6

My application logs the ip address of each user that logs in, but I've noticed that it's logging the IP address of our load balancer instead of the actual client ip. Researching the issue, I believe it's because our load balancers use publically routable ip addresses, and Rails is ignoring the X-Forwarded-For header assuming it's been spoofed. The solution appears to be to 'whitelist' the range of ip's used by our load balancers.

My question is, exactly how do I do that, for rails 4.1.x? Here's what I have now in config/environments/production.rb:

config.action_dispatch.custom_proxies = %r{
  ^100\.30 | # production environment load balancers
  ^200\.40 | # dev environment load balancers
}x

I tried to format it like the TRUSTED_PROXIES in remote_ip.rb, but maybe it should be a string or an array, or a differently formatted regex? Any help on the details are much appreciated. Bonus upvote if you can suggest an integration test that would catch this configuration breaking in a future version of rails. :-)

UPDATE

I've tried multiple ways to update this, and had slightly more success using config.action_dispatch.trusted_proxies. This keeps my load balancers from getting logged, but leaves all IP addresses logged as '127.0.0.1', whether they're internal or external. In logs/unicorn.log, the ip addresses are coming in as [external address, 10.* address, load balancer address], so I know the problem is at the rack or rails layer, not earlier in apache or nginx. I've also tried to replace the TRUSTED_PROXIES constant with a list that does NOT include the 10.* range (because internal users have that range), but to no apparent effect.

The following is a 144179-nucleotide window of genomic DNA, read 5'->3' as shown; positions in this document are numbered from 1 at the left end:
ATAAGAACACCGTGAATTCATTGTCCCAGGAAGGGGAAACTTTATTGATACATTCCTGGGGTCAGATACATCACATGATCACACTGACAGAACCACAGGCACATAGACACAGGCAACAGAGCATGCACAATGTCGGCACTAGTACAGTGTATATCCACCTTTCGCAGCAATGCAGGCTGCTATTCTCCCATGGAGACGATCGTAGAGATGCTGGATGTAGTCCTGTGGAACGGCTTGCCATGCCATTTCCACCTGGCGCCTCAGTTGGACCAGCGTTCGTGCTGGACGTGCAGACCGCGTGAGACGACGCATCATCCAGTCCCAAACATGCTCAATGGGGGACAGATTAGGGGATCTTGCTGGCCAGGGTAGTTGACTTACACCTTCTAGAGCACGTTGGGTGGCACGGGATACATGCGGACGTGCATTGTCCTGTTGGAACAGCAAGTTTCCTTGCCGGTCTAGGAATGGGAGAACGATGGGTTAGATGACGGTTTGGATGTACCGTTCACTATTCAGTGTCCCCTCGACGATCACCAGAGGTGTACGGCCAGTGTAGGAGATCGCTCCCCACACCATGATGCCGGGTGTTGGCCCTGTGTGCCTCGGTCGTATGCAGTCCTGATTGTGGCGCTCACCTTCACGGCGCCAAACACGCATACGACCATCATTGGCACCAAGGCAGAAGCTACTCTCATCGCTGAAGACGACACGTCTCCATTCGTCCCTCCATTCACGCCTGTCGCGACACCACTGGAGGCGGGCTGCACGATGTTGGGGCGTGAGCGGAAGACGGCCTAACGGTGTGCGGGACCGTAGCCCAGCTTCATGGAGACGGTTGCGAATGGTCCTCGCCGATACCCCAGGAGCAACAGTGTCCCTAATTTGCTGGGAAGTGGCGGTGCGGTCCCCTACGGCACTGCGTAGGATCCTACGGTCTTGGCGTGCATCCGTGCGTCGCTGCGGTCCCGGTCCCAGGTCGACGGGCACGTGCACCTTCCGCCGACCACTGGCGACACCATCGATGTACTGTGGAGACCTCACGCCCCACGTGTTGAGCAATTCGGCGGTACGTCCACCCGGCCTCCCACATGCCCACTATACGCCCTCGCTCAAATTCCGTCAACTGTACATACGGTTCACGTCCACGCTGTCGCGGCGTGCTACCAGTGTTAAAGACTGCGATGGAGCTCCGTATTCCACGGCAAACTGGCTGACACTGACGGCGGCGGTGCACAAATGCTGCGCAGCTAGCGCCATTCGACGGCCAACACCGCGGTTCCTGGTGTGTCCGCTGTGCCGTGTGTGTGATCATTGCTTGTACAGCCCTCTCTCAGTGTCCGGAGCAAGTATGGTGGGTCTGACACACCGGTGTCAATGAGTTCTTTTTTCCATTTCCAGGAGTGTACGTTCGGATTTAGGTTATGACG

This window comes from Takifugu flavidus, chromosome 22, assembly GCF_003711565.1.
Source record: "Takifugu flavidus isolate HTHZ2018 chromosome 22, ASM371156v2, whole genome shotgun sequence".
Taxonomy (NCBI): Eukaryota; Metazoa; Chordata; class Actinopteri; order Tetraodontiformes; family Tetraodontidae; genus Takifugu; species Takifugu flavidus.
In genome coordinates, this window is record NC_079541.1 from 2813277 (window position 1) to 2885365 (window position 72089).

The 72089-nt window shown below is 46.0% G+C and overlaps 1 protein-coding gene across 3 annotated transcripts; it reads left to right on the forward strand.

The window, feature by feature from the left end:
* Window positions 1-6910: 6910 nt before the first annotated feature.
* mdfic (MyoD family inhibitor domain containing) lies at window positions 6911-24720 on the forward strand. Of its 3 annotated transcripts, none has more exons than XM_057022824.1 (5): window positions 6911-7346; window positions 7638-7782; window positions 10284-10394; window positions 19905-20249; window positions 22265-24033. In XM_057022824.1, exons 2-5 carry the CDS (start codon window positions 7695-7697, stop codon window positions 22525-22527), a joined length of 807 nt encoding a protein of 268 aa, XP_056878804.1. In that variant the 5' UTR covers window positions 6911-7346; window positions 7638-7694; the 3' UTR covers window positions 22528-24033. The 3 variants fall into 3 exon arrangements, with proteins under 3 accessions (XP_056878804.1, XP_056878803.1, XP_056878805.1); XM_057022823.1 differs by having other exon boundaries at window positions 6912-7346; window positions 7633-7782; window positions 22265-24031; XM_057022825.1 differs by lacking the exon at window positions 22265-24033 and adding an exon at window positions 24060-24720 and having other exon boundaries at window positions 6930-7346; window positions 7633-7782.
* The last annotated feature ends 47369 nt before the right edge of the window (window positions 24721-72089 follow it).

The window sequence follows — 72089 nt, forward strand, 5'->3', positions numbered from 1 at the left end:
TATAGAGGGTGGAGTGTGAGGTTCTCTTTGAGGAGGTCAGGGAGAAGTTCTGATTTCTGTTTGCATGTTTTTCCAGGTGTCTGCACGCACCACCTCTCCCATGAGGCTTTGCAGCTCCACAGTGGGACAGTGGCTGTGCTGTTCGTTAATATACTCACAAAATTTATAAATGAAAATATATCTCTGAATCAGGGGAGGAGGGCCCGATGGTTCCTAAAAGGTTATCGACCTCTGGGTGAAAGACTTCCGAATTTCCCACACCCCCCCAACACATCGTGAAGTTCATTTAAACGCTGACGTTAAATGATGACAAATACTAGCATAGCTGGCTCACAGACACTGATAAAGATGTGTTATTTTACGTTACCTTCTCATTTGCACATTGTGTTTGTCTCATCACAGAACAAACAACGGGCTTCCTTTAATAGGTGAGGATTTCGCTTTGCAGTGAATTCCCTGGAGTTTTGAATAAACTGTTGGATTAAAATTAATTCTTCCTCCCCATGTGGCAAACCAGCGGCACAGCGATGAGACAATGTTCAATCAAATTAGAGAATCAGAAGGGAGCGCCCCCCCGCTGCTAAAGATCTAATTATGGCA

At this point, it looks like Rails 4.1.x is broken for any application that has real users coming from non-public IP addresses, or any application hosted in a network environment that has a load balancer with an external IP address.

6

As of Rails 4.2 you have to define the proxies in a different way:

config.action_dispatch.trusted_proxies = %w(100.30.0.0/16 200.40.0.0/16).
  map { |proxy| IPAddr.new(proxy) }

See https://github.com/rails/rails/issues/5223#issuecomment-199082324

0
+150

You can add another configutation option config.action_dispatch.ip_spoofing_check so Rails doesn't check for IP spoofing.

The option is described on the rails guide about configuration and on the ActionDispatch::RemoteIp module

6
  • I corrected my configuration from config.action_dispatch.check_ip_spoofing = false to config.action_dispatch.ip_spoofing_check = false, and included my internal load balancer ip's in the config.action_dispatch.trusted_proxies option, but it still doesn't solve the problem for me. Just setting the ip_spoofing_check changes nothing. Setting the trusted_proxies setting changes nothing. Doing those things plus monkey-patching ActionDispatch::Request::trusted_proxy? to look at the configured trusted_proxies causes it to log all requests as 127.0.0.1.
    – sockmonk
    Jan 12 '15 at 18:11
  • I've configured a test application with Rails 3.2.17 (Apache + Passenger) behind a proxy (Apache) and everything works out of the box, without adding any configuration to action_dispatch
    – fjuan
    Jan 14 '15 at 5:17
  • Found an interesting post about the x-forwarded-for header: blog.gingerlime.com/2012/…
    – fjuan
    Jan 14 '15 at 5:29
  • That post is a good read. Also read the comments on this issue: github.com/rails/rails/issues/5223. It appears that for some of us, this has worked off and on in different versions of rails, and seems broken at the moment.
    – sockmonk
    Jan 14 '15 at 15:55
  • Although this didn't fully answer my question, I appreciate the time you took to look into it and test. Thanks.
    – sockmonk
    Jan 20 '15 at 15:27

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